That links back to s 3(4)(a) of MCA 2005:‘[t]he information relevant to a decision includes information about the reasonably foreseeable consequences of deciding one way or another.’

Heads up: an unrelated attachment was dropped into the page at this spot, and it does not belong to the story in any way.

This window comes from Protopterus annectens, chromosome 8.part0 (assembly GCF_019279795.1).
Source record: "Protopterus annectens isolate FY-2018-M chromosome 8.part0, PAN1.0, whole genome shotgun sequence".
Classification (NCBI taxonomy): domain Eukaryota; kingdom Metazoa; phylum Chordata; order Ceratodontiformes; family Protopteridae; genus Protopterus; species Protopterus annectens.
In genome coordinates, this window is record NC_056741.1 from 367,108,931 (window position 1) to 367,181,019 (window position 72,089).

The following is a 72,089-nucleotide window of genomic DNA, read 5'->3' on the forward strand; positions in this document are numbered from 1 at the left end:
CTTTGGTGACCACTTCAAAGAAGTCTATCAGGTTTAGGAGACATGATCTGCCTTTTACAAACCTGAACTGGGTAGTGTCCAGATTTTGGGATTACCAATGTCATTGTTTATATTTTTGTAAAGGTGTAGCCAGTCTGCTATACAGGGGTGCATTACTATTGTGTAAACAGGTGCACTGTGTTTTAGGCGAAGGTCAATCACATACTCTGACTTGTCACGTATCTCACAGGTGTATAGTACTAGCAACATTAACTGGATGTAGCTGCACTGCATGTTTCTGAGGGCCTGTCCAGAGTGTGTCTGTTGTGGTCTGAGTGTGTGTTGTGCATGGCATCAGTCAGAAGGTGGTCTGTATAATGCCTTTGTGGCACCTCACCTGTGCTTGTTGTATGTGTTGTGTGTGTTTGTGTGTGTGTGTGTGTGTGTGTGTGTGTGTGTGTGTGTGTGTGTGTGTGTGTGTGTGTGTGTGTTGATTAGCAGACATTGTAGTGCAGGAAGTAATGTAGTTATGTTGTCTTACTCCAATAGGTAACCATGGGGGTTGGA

One such consequence when deciding whether or not to engage in sexual relations is that a potential partner may not consent. Similarly, they may initially (or eventually) consent, but thereafter change their mind. Submissions on s 3(4)(a) of MCA 2005 were made by the local authority in JB (see para [81]), citing Re A (Capacity: Refusal of Contraception) [2010] EWHC 1549 (Fam), [2011] 3 All ER 706 in which Mr Justice Bodey was asked to consider whether the realities of parenthood (wrongly attributed to the risk of sexually transmitted infections by Baker LJ) was information relevant to contraception decisions. Clearly, risk of harm to JB’s future partners (and potentially to himself, through investigation and/or prosecution) was a reasonably foreseeable consequence of having sexual intercourse without regard to the other participant’s consent. However, although the protective aspect of the need to understand the requirement of consent by both sexual partners was acknowledged (atpara [106]), the court did not discuss s 3(4)(a) of MCA 2005.